Suzuki Delays 2010 Large-Size Car

Japanese automaker Suzuki decided to put on hold plans to bring a large car model in 2010 due to the same economic downturn that has slashed sales of companies all around the world. In addition, Suzuki will also delay the start of several production plants built overseas in order to align its production to the continuously declining market demand, Autonews reported today quoting the Nikkei business daily.

It's no doubt that automakers experience one of the toughest periods in their lifetime, with cost-cutting measures, job cuts and new launches delays almost a must to remain in business. That's why a large-size vehicle would not make sense in a struggling market where most people become interested in low-displacement models that are particularly focused on fuel-efficiency and environment protection.

Suzuki's large car was mostly based on the “Kizashi” concept and featured two engine configurations, namely a 2.5- and a 3.6-liter, being especially addressed to small car owners who aimed to move to a superior class, Autonews wrote.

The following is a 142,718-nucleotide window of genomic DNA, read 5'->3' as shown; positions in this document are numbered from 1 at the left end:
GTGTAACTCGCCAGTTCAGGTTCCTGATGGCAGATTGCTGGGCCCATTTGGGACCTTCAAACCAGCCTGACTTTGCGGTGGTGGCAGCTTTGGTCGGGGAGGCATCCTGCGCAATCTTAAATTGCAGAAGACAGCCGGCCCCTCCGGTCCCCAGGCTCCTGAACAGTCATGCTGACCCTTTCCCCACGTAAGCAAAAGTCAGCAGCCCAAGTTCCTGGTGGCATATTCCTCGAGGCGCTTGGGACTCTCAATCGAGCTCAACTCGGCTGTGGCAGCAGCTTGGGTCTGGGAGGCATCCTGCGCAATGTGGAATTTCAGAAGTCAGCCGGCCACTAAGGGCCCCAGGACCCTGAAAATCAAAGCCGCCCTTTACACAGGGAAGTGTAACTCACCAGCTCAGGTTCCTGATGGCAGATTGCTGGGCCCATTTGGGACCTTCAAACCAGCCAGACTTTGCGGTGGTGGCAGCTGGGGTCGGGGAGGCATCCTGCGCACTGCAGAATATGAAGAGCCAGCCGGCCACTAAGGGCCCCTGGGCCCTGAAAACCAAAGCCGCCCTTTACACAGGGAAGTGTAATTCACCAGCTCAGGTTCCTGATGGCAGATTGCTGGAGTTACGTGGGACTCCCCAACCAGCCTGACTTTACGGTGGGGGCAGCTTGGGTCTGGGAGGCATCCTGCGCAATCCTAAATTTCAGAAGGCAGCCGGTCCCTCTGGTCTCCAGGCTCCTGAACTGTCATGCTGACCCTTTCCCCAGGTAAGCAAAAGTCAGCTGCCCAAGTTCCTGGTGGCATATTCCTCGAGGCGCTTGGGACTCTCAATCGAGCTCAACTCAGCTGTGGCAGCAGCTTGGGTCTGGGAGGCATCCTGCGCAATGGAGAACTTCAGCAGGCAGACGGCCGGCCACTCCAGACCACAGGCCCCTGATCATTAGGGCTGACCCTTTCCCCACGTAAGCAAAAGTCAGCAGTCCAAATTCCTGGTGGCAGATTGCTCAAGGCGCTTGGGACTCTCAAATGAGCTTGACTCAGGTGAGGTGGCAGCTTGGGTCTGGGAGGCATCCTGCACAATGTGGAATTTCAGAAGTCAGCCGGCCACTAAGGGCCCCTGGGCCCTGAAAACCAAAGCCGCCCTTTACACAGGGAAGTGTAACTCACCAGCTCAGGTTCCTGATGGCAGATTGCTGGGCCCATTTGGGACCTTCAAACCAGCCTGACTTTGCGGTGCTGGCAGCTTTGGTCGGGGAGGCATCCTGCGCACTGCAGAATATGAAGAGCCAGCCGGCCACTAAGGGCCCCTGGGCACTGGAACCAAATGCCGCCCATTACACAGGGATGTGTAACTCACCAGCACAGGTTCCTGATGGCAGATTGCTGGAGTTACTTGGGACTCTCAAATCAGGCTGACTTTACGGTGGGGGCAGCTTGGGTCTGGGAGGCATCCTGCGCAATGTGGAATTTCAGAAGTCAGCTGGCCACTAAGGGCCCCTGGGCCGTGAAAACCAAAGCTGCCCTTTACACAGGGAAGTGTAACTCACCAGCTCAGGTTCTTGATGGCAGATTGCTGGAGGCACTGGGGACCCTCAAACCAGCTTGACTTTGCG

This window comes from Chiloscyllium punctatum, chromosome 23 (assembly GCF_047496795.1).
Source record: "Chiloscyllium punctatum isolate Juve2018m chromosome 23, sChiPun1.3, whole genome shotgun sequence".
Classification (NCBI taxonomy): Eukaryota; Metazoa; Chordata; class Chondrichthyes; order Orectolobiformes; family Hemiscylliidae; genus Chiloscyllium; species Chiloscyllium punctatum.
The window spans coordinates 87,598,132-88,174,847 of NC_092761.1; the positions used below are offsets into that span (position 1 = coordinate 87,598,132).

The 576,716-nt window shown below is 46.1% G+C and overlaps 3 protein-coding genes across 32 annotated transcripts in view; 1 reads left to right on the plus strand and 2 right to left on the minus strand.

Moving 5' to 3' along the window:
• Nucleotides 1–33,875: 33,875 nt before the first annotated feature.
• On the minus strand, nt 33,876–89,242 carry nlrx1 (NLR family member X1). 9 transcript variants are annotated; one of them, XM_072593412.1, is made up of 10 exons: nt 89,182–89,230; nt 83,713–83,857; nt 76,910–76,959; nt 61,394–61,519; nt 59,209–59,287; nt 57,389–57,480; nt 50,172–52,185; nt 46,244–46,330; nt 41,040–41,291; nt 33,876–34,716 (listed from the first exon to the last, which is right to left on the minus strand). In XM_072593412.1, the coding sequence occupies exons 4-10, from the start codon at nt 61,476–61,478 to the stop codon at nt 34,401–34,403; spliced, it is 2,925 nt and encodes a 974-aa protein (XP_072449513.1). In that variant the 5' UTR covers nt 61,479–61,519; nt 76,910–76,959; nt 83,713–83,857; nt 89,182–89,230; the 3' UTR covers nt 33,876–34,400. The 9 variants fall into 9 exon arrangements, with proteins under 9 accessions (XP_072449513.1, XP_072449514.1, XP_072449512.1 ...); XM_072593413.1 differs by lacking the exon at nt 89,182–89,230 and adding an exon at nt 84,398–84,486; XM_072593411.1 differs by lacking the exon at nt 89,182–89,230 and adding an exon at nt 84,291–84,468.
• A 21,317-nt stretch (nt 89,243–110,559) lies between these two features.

Rumors surrounding Kizashi claimed the car will have a price between $21,000 and $28,000 and will compete with several popular models upgraded in 2010, including Chevrolet Malibu, Toyota Camry and Hyundai Sonata. The car was initially planned to be built in Sagara, Japan, with North American production scheduled for the next few years.

However, Suzuki postpones the launch of the new model and, in addition, it idles production facilities in Thailand and Russia in 2010. Meanwhile, Suzuki's shares grew up in December by 3.4 percent to 1,270 yen, “underperforming a 4.3 percent gain in the Tokyo stock exchange's transport equipment subindex,” as the aforementioned source explained.
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About the author: Bogdan Popa
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Bogdan keeps an eye on how technology is taking over the car world. His long-term goals are buying an 18-wheeler because he needs more space for his kid’s toys, and convincing Google and Apple that Android Auto and CarPlay deserve at least as much attention as their phones.
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